After long hours of politicking in the nation's capital, you'll want a peaceful place to rest. This design classic in Washington, DC, which is on the market for $1.9 million, might just be the spot to unlace your Barker Blacks.
Built in 1961 by American Institute of Architects fellows Leon Brown and Thomas Wright, this 2,450-square-foot home is a " Bauhaus oasis in the city," according to the listing notes. Its clean lines, walls of glass, upgraded kitchen, Zen rock garden, and lush location promote a relaxing lifestyle -- and a healthy one, too. The owners redesigned the house in 2012, creating a kitchen equipped with high-tech appliances, including an induction wok.
"They wanted you to walk into the kitchen and, with meats and veggies and spices, you can make a meal in 10 to 15 minutes," says Sean Satkus, who is co-listing the property with his real estate partner, Michael Shapiro.
Satkus says while the owners spent quite a bit on the renovation -- he estimates $200,000 for the kitchen alone -- they didn't dramatically alter the home's structure.
If a new owner wants to revert the changes, Satkus says it wouldn't be a problem, as the "design is simple [and] the walls are mutable." Plus, the original architectural blueprints convey with the property, something architecture enthusiasts might appreciate. Satkus says a "prominent architect" came by to check them out and actually picked up and smelled them to get a feel for how things used to be.
The home is upside-down in a sense, with the main living and lounge areas upstairs. Each of the three bedrooms has its own en suite bathroom.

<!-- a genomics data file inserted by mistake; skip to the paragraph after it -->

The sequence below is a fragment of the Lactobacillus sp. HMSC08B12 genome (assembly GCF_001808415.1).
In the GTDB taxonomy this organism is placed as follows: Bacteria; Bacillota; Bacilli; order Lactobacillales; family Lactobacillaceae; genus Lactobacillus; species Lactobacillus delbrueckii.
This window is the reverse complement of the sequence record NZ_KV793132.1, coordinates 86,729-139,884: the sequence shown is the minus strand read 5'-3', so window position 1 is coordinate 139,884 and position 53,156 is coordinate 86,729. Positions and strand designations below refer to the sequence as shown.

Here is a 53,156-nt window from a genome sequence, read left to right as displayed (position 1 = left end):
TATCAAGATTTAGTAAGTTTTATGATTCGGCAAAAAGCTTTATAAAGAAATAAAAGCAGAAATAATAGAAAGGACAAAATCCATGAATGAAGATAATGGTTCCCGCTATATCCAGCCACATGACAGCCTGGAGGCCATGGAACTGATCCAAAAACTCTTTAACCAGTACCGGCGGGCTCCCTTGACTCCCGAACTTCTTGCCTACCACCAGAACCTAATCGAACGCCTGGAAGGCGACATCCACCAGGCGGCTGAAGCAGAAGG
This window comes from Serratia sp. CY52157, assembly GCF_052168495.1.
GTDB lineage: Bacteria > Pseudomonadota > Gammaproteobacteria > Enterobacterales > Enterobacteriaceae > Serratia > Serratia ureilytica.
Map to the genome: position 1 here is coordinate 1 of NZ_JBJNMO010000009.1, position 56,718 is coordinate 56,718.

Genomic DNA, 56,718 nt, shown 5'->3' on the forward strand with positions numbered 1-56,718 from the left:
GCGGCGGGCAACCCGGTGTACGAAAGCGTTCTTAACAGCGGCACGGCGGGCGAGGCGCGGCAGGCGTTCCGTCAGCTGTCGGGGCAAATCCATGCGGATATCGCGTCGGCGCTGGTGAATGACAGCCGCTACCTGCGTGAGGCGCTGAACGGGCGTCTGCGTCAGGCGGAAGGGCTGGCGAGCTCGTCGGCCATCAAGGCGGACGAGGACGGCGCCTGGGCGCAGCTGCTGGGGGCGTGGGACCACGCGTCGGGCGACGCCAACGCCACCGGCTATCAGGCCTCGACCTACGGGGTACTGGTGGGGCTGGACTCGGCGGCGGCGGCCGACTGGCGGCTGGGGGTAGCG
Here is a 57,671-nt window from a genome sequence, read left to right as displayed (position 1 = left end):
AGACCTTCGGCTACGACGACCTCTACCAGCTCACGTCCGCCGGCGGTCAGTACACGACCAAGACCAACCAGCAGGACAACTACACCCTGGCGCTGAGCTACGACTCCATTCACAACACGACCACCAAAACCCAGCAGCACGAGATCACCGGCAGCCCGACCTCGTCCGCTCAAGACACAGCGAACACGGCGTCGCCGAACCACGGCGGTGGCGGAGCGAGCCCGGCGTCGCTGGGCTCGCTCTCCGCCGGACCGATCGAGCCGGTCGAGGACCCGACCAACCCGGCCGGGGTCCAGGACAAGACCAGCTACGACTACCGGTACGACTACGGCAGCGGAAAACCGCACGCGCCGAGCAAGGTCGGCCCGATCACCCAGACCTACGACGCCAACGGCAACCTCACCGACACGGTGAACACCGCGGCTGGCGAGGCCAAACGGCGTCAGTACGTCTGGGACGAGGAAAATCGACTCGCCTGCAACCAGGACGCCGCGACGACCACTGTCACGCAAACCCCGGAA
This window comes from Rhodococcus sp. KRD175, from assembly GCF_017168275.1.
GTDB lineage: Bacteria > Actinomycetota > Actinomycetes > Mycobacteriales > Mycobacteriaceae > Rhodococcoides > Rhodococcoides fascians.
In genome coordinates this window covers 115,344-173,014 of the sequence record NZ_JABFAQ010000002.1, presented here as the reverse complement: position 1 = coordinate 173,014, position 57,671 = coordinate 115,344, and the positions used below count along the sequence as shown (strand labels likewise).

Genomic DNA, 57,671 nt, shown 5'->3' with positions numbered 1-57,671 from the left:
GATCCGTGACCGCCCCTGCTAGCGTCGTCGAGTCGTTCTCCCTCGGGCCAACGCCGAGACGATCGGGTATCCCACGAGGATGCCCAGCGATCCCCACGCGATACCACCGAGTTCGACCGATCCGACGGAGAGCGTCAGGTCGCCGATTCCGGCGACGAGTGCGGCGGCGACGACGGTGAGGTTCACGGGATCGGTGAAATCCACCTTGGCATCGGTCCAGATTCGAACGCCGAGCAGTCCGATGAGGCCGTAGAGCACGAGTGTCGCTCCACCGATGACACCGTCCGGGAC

The second story cantilevers over the first floor and perches on a hill.
Out back is where you'll find the walls of glass. The large lot and dry-laid stone retaining walls frame a zigzag path to a meadow, which also has a life-size cow sculpture.
The house looks like something conceived by the Harvard Five. As it should -- Wright studied under Walter Gropius at Harvard while the American Mid-Century Modern movement was beginning. Gropius is considered the father of Bauhaus architecture, having founded the Bauhaus School and taught famous architects such as Philip Johnson and Marcel Breuer.
"It's like [Johnson's] Glass House," Shapiro remarks. "It's a box, but a beautiful glass one with perfect dimensions -- like a jewel box."
The agents say that while the home isn't the only '60s-era modern in the Kent neighborhood, these homes don't go on the market very often. That's usually because the people who buy them tend to stay in them. Plus, "people who buy Mid-Century Moderns tend to live extremely long lives," Satkus says with a chuckle. "We've met more 70-year-olds, 80-year-olds, 90-year-olds, etc., [in modern homes] than anywhere else."
Hey, you heard it here first: The fountain of youth might be found within the walls of this Bauhaus beauty.